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The NCAA says it didn’t tell Tennessee State to remove ‘specific GoFundMe accounts’ for a critically injured player

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Previously, it had been reported that the NCAA advised Tennessee State that external fundraising efforts for Christion Abercrombie would put his eligibility in jeopardy.

NCAA Football: Tennessee State at Vanderbilt
Tennessee State linebacker Christion Abercrombie tackling Vanderbilt QB Kyle Shurmur on Saturday.
Christopher Hanewinckel-USA TODAY Sports

Tennessee State linebacker Christion Abercrombie suffered what the school called a “life-threatening” head injury during the Tigers’ Week 5 game at Vanderbilt. Abercrombie had emergency surgery after collapsing on the sideline. He’s been in critical condition.

While Abercrombie tries to heal, at least two people started GoFundMe accounts, aiming to help pay the linebacker’s medical expenses. The school requested those accounts be taken down, noting that they posed potential violations of NCAA rules. TSU has started its own GoFundMe for Abercrombie, with a goal of $250,000.

The Tennesseean reported Monday TSU asked for the shutdown of the other fundraisers “because of a potential violation of NCAA rules. The NCAA also told TSU any other crowd-funding attempts may put Abercrombie’s eligibility in jeopardy.” But the newspaper later removed the last part of that description, and the NCAA said on Tuesday:

On Monday, after the Tennesseean had reported that that the NCAA warned the school about the fundraisers’ effect on Abercrombie’s eligibility, SB Nation asked an NCAA spokeswoman a) if the organization had warned TSU of rules violations, and b) which rules those might be. She responded with this statement:

Contrary to inaccurate statements, the NCAA is working with Tennessee State and supports its efforts as the community rallies around Christion Abercrombie and his family.

The Tennesseean said insurance policies from TSU and the NCAA would pay for Abercrombie’s medical expenses. The NCAA added this on Tuesday:

Of course, head injuries can have consequences that last decades, and the NCAA and its schools don’t usually stick around to help players long after they leave.

The NCAA doesn’t have an ongoing fund for ex-players to pull from in cases like this, though it’s reached a settlement in a related case.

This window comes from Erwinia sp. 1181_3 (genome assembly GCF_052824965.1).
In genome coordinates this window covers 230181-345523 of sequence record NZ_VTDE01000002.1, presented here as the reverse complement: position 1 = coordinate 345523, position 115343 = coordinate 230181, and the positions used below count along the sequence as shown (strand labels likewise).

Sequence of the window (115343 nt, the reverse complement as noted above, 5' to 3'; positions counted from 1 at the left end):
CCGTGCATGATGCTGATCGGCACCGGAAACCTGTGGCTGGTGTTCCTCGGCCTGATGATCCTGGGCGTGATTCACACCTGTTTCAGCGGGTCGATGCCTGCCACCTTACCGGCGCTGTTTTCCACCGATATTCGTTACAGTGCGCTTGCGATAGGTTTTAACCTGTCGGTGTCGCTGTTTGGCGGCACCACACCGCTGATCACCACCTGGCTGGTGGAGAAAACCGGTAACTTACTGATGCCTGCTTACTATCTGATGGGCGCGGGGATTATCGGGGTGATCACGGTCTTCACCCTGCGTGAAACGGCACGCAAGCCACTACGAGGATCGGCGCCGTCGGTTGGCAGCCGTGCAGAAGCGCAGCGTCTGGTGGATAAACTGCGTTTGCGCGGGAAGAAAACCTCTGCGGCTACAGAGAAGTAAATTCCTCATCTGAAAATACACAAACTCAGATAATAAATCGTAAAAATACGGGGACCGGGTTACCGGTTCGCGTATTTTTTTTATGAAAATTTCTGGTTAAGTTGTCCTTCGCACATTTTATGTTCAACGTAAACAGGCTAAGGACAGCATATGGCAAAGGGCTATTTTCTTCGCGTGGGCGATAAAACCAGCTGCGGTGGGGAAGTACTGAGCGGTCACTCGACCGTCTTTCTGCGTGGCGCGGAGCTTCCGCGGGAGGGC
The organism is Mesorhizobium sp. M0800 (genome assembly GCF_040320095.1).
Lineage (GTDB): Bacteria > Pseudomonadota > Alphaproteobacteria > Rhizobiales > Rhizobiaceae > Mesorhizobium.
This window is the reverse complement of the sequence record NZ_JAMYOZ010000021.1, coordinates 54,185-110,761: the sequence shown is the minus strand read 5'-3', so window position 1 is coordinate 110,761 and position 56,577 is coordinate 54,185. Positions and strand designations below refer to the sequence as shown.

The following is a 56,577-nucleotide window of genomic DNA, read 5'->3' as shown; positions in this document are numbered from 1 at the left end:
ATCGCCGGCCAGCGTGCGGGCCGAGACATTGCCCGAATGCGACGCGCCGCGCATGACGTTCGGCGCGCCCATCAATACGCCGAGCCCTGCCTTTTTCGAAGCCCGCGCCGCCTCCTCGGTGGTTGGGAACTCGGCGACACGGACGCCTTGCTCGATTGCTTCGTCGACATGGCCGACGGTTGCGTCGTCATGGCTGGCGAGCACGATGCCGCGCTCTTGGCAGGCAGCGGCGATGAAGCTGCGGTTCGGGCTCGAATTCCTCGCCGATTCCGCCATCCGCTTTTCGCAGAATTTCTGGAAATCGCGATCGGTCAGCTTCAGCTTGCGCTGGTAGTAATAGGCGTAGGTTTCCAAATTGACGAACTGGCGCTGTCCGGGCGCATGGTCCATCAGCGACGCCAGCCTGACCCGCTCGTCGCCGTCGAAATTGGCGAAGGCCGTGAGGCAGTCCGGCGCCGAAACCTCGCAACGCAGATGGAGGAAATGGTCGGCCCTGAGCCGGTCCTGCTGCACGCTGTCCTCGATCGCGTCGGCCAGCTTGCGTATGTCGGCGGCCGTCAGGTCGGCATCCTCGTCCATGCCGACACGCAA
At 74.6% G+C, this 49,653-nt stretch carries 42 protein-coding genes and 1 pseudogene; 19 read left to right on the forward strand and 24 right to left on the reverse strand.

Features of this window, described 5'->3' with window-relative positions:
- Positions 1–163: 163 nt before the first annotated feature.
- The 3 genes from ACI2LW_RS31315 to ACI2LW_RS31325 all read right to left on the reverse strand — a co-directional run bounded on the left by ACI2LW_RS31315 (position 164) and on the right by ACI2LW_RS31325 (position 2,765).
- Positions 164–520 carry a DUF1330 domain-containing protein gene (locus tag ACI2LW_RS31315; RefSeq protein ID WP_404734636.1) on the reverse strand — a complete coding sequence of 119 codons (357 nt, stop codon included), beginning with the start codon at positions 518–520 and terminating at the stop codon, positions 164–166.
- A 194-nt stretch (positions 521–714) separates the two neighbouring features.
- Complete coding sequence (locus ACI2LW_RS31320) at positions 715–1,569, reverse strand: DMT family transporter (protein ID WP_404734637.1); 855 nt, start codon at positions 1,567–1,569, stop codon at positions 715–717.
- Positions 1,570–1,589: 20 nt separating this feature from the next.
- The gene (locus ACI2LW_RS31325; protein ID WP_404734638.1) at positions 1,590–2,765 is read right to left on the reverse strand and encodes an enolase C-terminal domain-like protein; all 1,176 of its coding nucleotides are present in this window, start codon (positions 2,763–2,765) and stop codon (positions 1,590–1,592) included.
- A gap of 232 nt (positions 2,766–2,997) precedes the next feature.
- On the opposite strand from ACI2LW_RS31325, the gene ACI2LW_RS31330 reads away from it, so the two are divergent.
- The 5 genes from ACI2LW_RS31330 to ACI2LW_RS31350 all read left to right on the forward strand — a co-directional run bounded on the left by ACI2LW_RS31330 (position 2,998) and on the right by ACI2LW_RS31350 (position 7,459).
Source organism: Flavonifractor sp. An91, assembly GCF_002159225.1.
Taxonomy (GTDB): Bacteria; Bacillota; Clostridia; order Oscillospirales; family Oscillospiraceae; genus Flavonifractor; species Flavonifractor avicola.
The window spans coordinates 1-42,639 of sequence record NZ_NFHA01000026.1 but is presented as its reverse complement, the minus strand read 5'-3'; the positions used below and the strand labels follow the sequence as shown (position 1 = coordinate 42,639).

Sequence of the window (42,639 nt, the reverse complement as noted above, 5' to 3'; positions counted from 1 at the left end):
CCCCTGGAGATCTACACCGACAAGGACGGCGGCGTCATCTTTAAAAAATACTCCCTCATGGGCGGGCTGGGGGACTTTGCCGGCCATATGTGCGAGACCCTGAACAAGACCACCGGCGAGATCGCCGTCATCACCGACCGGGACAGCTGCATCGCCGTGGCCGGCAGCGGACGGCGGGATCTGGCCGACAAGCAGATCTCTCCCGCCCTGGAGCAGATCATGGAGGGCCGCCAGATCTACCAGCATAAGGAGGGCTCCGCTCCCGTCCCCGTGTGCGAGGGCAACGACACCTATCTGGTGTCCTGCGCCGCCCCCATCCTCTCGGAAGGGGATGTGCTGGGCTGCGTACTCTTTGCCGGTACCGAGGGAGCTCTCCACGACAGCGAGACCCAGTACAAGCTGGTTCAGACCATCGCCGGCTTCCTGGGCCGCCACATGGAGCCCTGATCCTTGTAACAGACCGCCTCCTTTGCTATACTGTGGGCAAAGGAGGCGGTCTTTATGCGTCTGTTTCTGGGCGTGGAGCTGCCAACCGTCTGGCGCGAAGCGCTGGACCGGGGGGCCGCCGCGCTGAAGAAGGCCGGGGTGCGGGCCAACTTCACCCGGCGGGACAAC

This post initially ran under the headline: “Why would the NCAA stop a GoFundMe to help a critically injured linebacker?” That was an honest question. The NCAA has insisted it did not. Tennessee State said on Monday that the organization advised as much, but that report’s no longer where it initially was. We’ll update this post if there are any further developments.

It was never immediately clear which NCAA rules a GoFundMe to help a critically injured athlete would break.

At least not on its own. The NCAA has nearly countless rules about the kinds of payments and benefits athletes can accept. There are specific restrictions on taking money from professional teams, agents, and businesses. But this is the rule about cash, with bolding from me:

Cash, or the equivalent thereof (e.g., trust fund), as an award for participation in competition at any time, even if such an award is permitted under the rules governing an amateur, non-collegiate event in which the individual is participating. An award or a cash prize that an individual could not receive under NCAA legislation may not be forwarded in the individual’s name to a different individual or agency.

The NCAA gets to decide what all of its rules mean and doesn’t have to answer to anyone about it. But fundraising for an injured player isn’t an “award for participation.” It’s not an award for anything. It’s an attempt to help an unpaid athlete and his family deal with the potentially massive medical expenses that could come with an injury like his.

TSU’s fundraiser is within the rules. The NCAA considers “life-threatening illness” and “events beyond the student-athlete’s control” as OK things for schools to fundraise on behalf of players for.

The rulebook is huge, and the NCAA could argue that some other rule gets broken when people send money toward a player’s medical expenses.

The NCAA could find, for instance, that an agent donated with the expectation that Abercrombie would later sign with their agency. That wouldn’t be allowed.

What the rules say isn’t as important as what the rules do.

In this case, it appears they at least informed TSU’s decision to ask that other fundraising drives be taken offline.

You can be the judge of how likely it is that businesspeople or professional teams would be using a medical fundraiser to try to game the system and bribe a critically injured redshirt sophomore FCS linebacker.

You can also be the judge of how the world would be worse off even in the wild event that such a thing did happen than the event of Abercrombie not getting all of that money at all.

TSU’s authorized fundraiser had raised more than $25,000 just after 6 p.m. ET on Tuesday.